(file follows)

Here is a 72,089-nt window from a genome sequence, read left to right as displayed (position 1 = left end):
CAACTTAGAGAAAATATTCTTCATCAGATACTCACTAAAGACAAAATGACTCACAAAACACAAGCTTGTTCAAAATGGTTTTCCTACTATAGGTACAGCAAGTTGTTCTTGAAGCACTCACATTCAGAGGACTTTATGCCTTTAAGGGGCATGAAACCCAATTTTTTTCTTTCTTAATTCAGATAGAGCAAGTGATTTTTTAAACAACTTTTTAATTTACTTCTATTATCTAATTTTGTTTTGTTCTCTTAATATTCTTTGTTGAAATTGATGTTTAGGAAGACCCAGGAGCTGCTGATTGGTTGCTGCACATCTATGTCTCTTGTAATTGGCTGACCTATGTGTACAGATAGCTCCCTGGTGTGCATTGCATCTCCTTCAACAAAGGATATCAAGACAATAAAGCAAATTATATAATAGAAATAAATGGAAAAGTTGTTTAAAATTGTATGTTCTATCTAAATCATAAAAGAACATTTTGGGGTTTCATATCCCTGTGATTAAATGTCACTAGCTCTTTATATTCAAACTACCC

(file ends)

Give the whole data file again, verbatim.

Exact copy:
Here is a 72,089-nt window from a genome sequence, read left to right as displayed (position 1 = left end):
CAACTTAGAGAAAATATTCTTCATCAGATACTCACTAAAGACAAAATGACTCACAAAACACAAGCTTGTTCAAAATGGTTTTCCTACTATAGGTACAGCAAGTTGTTCTTGAAGCACTCACATTCAGAGGACTTTATGCCTTTAAGGGGCATGAAACCCAATTTTTTTCTTTCTTAATTCAGATAGAGCAAGTGATTTTTTAAACAACTTTTTAATTTACTTCTATTATCTAATTTTGTTTTGTTCTCTTAATATTCTTTGTTGAAATTGATGTTTAGGAAGACCCAGGAGCTGCTGATTGGTTGCTGCACATCTATGTCTCTTGTAATTGGCTGACCTATGTGTACAGATAGCTCCCTGGTGTGCATTGCATCTCCTTCAACAAAGGATATCAAGACAATAAAGCAAATTATATAATAGAAATAAATGGAAAAGTTGTTTAAAATTGTATGTTCTATCTAAATCATAAAAGAACATTTTGGGGTTTCATATCCCTGTGATTAAATGTCACTAGCTCTTTATATTCAAACTACCC